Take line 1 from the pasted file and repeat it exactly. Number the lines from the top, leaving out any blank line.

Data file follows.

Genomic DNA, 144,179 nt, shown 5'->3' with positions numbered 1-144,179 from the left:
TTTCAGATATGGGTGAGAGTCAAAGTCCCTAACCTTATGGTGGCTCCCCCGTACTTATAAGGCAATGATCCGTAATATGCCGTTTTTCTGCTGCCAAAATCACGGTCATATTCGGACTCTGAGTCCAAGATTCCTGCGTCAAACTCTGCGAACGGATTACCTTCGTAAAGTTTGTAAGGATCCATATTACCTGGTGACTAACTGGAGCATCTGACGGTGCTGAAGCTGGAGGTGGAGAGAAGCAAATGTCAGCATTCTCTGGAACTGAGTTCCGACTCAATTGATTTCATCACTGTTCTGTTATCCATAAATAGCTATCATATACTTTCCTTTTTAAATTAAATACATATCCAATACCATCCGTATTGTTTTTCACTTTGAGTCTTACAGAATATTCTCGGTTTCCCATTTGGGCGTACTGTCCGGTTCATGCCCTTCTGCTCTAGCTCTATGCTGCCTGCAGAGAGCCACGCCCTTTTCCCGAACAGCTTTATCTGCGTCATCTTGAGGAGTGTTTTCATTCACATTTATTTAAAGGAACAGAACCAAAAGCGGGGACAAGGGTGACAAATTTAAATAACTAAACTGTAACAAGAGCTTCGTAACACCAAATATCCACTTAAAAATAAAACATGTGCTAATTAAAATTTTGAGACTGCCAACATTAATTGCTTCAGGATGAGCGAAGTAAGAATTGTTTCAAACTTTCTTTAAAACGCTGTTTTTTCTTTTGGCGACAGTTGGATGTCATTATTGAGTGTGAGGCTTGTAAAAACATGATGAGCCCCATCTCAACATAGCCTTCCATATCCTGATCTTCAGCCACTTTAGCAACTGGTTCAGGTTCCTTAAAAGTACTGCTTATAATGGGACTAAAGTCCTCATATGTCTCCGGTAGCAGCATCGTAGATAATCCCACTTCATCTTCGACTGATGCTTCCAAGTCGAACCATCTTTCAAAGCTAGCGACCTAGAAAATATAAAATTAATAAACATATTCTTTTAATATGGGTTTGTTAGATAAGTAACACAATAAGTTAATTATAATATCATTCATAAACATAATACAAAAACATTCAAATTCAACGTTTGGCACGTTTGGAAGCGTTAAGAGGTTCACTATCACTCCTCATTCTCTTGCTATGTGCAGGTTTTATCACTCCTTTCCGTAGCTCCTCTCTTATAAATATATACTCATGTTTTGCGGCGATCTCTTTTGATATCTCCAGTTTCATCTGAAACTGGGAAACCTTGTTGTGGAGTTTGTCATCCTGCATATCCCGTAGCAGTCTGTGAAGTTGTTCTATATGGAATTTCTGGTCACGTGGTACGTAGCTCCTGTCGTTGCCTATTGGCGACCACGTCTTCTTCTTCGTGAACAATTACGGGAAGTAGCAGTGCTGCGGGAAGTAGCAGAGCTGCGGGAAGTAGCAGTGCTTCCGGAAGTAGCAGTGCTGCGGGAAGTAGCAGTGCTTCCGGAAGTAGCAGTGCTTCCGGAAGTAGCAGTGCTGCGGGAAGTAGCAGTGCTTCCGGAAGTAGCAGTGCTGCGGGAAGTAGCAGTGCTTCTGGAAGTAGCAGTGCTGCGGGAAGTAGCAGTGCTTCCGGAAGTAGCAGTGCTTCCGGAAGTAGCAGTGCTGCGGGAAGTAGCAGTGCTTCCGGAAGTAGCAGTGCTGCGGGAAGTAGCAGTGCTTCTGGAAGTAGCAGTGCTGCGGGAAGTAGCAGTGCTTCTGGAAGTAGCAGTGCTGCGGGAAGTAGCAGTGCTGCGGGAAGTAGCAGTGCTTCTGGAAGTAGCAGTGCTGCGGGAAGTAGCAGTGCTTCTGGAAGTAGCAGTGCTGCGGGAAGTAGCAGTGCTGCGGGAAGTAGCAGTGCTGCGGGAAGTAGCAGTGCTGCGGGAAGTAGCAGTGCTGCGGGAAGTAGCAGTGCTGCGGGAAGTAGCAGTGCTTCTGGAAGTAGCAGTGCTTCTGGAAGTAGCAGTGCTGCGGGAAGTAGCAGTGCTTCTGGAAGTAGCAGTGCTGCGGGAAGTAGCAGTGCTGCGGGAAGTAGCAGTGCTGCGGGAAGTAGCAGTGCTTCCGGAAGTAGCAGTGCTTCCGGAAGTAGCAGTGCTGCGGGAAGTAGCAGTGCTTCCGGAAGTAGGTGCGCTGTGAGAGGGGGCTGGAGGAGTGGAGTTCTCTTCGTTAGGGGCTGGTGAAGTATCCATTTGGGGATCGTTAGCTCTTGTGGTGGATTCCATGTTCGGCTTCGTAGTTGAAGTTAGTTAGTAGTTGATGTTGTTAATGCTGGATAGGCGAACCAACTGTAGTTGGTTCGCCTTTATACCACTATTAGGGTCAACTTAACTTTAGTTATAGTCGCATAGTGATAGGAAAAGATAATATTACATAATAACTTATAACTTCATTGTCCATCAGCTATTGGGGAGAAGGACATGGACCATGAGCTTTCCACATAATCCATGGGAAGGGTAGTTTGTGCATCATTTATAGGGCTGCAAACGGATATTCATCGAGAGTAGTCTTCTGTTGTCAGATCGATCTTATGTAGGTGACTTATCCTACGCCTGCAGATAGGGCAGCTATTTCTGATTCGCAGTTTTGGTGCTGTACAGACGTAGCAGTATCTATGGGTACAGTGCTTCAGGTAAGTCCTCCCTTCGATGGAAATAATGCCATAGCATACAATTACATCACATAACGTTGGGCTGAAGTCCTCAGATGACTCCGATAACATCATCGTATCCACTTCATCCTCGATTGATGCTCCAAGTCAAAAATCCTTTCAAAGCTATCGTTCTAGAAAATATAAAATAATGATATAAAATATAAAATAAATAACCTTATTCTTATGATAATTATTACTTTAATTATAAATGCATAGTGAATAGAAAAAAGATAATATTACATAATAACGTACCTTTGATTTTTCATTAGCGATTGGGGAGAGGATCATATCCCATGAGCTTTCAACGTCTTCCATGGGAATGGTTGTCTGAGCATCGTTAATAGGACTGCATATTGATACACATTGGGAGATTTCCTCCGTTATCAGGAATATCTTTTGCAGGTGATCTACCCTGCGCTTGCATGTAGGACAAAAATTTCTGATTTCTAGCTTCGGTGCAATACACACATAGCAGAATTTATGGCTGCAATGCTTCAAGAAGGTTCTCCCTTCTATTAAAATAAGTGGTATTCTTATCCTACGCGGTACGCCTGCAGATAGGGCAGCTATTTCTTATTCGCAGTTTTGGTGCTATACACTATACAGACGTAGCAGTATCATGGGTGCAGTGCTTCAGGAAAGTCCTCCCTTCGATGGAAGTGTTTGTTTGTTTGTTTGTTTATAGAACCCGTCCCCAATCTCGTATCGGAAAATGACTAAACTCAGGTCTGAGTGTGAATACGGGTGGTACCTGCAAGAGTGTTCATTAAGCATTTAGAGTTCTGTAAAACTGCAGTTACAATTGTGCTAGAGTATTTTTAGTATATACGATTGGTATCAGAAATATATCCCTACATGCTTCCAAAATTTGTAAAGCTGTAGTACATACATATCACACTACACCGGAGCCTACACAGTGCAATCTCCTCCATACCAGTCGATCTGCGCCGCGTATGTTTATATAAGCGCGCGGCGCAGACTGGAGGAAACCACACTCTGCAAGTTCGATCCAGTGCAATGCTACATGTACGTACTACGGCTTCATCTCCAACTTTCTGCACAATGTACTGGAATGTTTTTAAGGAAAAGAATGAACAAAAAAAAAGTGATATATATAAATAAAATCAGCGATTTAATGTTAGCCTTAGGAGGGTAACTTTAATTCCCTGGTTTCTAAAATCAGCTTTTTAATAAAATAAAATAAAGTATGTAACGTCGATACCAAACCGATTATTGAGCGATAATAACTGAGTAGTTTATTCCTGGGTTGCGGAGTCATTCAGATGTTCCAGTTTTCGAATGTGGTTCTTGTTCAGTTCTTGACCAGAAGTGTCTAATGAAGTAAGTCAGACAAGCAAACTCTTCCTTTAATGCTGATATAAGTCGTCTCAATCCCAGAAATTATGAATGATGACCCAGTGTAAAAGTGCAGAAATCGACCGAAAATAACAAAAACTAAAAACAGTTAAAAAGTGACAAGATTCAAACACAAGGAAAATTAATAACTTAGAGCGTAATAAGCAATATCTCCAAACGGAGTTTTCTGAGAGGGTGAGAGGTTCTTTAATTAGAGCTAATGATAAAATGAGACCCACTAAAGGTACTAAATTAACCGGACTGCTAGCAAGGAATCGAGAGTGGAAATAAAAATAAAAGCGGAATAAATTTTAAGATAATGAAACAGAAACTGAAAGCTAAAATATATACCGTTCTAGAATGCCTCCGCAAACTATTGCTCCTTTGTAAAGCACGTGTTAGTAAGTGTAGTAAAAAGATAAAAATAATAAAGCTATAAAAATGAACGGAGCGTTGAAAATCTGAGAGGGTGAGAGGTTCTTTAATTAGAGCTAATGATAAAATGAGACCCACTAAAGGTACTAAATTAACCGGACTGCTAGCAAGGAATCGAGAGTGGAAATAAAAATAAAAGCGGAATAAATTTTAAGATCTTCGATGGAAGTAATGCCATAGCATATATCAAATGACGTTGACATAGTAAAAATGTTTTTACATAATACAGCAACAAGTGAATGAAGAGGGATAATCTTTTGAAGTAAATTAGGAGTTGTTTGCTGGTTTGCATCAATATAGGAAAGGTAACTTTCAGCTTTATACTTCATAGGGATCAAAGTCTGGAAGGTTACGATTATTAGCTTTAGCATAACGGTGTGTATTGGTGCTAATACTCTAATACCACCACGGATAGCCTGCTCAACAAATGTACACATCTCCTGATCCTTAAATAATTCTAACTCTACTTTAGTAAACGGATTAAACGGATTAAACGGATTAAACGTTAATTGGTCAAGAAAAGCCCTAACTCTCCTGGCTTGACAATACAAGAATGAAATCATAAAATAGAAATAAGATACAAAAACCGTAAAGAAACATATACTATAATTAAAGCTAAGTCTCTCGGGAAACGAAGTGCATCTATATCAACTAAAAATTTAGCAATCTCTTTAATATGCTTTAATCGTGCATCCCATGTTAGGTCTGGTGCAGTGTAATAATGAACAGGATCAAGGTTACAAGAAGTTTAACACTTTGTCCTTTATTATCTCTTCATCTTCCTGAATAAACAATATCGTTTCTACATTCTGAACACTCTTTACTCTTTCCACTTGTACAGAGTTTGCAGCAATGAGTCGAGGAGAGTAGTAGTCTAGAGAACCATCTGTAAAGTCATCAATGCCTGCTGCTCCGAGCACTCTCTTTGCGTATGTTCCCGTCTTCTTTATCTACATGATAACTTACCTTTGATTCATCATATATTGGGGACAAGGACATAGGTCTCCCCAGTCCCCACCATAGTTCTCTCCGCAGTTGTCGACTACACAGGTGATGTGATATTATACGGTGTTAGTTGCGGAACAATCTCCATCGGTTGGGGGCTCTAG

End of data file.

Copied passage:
Genomic DNA, 144,179 nt, shown 5'->3' with positions numbered 1-144,179 from the left: